The bulk of palm oil demand is created by the food industry (an estimated 40% of food found on our supermarket shelves contains palm oil). Commonly used as a cooking oil, palm oil is often the main ingredient in margarines and found in confectionary, ice cream and ready-to-eat meals. It is a base for many detergents, soaps, shampoos, lipstick, waxes and polishes. Palm oil is also used as an industrial lubricant and increasingly, as a biofuel (despite evidence it may actually increase greenhouse emissions).

Where does palm oil come from?

90% of oil palm is produced from large plantations in Indonesia and Malaysia. Its versatility, high oil yield and relative cost has increasingly seen palm oil replace animal and other vegetable oils in a wide variety of products. It now currently makes up 35% of vegetable oil production worldwide (35 million tons). Global production of palm oil has doubled over the last decade and is expected to double again by 2020.

What is the issue about palm oil?

The most serious side effect of the growing popularity of palm oil is the removal of forest to make space for oil palm monoculture in Indonesia and Malaysia. The equivalent of 300 football fields are deforested every hour for palm oil production. This is causing major habitat destruction and threatening many species in these areas. Notably, deforestation due to palm oil is considered the single biggest threat facing Orangutans, and is directly implicated in the deaths of an estimated 50 per week.

What about “sustainable” palm oil?

We believe that the use of the term "sustainable palm oil" confuses the consumer and thus the surest solution is to avoid palm oil.  The palm oil issue is no different to many other "green washed" environmental issues such as "recycled", "organic", and even the milk supply chain.

We are often told by suppliers that they use "sustainable” palm oil. However, we believe this is unlikely and/or problematic as currently the effectiveness of the Roundtable on Sustainable Palm Oil (RSPO) is yet to be proven.  Manufacturers may claim to be using sustainable palm oil because they are members of, or supplied by members of, the RSPO. However, this in itself is no guarantee as members only need commit to "working towards" producing a sustainable product.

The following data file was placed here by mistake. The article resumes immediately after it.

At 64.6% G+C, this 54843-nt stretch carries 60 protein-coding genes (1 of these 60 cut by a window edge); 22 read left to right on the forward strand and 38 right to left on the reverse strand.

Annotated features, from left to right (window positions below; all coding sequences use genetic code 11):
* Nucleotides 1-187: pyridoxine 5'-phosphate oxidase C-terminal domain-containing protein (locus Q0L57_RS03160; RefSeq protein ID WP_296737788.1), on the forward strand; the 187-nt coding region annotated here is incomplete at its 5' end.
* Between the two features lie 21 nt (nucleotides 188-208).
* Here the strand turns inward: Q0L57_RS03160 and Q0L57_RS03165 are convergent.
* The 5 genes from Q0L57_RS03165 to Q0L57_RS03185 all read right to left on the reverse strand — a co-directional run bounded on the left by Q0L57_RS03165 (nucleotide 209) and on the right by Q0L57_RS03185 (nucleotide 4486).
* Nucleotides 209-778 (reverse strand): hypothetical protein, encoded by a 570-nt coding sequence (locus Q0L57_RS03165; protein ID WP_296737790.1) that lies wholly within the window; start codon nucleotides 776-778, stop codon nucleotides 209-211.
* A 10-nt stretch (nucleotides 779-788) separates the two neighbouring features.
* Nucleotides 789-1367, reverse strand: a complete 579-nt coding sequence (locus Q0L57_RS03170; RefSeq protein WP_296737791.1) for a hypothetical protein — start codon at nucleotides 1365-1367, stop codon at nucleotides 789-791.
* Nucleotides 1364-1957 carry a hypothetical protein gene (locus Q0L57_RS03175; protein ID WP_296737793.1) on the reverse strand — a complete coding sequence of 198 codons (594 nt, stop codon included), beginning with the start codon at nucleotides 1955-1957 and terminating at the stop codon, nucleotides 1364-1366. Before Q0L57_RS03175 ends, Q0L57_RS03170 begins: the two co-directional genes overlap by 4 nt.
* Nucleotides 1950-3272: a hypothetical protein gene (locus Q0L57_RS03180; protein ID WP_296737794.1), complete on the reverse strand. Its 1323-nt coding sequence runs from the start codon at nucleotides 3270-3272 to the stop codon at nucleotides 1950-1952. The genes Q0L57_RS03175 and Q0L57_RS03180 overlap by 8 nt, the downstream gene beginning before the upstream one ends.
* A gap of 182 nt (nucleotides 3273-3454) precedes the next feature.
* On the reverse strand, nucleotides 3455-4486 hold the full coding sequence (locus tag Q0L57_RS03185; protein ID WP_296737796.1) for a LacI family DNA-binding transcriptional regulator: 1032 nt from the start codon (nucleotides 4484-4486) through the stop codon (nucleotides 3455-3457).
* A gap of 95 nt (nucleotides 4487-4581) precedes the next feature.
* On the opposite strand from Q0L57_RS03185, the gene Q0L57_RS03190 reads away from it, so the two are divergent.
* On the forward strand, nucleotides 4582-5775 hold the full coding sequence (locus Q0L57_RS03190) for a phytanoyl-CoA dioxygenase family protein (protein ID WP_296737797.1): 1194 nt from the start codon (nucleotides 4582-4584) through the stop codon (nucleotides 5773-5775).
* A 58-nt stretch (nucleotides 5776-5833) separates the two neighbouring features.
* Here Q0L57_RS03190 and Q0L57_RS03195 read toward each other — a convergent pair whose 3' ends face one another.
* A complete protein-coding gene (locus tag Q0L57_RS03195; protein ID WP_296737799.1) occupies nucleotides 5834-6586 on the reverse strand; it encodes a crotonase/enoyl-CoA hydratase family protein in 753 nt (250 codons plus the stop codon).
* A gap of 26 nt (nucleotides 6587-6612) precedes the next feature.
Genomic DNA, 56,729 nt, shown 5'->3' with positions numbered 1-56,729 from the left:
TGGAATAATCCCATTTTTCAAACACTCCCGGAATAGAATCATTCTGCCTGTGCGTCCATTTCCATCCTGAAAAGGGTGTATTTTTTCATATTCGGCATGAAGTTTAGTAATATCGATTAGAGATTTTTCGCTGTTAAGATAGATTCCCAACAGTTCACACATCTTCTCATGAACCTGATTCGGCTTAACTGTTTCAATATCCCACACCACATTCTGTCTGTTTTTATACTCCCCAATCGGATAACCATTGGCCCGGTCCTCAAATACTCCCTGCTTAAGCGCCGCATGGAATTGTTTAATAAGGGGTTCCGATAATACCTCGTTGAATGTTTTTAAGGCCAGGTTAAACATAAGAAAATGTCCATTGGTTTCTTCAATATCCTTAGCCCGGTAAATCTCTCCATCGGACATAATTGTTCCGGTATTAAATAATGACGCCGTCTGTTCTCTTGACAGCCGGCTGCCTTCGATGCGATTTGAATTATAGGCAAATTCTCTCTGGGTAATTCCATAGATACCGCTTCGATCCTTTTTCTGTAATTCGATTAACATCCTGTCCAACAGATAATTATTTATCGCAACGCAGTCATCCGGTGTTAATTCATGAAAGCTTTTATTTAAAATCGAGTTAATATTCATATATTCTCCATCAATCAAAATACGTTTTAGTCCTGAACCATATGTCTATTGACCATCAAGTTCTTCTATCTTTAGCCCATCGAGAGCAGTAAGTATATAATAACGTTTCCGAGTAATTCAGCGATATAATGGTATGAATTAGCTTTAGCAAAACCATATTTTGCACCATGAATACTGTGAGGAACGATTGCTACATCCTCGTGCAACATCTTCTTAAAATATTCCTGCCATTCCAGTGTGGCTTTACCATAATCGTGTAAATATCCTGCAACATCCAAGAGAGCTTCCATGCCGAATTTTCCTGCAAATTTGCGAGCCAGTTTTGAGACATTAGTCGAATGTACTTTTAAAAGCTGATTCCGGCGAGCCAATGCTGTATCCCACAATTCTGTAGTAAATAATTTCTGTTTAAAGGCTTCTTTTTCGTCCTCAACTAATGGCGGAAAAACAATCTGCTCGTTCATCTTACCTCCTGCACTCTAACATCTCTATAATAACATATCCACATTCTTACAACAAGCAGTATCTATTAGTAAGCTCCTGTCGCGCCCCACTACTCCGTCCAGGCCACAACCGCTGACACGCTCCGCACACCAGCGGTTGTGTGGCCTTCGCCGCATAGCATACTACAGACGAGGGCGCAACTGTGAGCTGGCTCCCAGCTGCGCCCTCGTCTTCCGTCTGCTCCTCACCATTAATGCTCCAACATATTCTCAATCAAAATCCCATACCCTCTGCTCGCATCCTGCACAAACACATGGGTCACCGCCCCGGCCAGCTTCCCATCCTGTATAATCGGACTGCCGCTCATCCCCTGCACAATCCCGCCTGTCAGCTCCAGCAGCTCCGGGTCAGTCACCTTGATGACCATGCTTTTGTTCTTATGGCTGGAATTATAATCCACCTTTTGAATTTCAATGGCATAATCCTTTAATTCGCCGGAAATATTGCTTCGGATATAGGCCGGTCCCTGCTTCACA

Further, even with "Certified Sustainable Palm Oil" (CSPO), because palm oil is traded in bulk on the international commodity market, the supply chain infrastructure makes it impossible to guarantee exactly where the palm oil originated from.

Companies can place "CSPO" logos on their products because the palm oil has conformed with one of the RSPO traceability models: Identity Preserved (IP), Segregated (SG), Mass Balanced (MP) or Book and Claim (BC)

Only the "Identity Preserved" supply chain model assures you that the palm product delivered to the end user is uniquely identifiable to a single mill and source and that it is kept isolated from all other palm sources throughout the supply chain (meaning you could actually go and visit the plantation - or at least look at it on Google Earth!).  Alarmingly, "Mass Balance" allows non certified palm oil to be mixed in with CSPO and even worse, "Book and Claim" allows trading of certificates to offset the conventional palm oil that ends up in a product claiming to be "sustainable palm oil".  Here's a document that explains the models.

According to the RSPO, a manufacturer using the logo is meant to include a statement to this effect:
“Contains (…)% RSPO-certified sustainable palm oil.” (used by both ‘Identity preserved’ and ‘Segregation’ systems)
“Support the production of RSPO-certified sustainable palm oil.” (used by both ‘Mass balance’ and ‘Book and claim’ systems)

They should also be required or ethically obliged to put the supply chain model i.e. IP, SG, MP or BC.

However, have you ever seen a manufacturer put such a statement?  No, they just put the "certified" logo without disclosing the supply chain basis. In my opinion, if they had nothing to hide, they would put the transparent statement.  Just like manufacturers are keen to put the vague "Recycled" logo without explaining what percentage of the material is recycled, and what percentage was actually post consumer waste.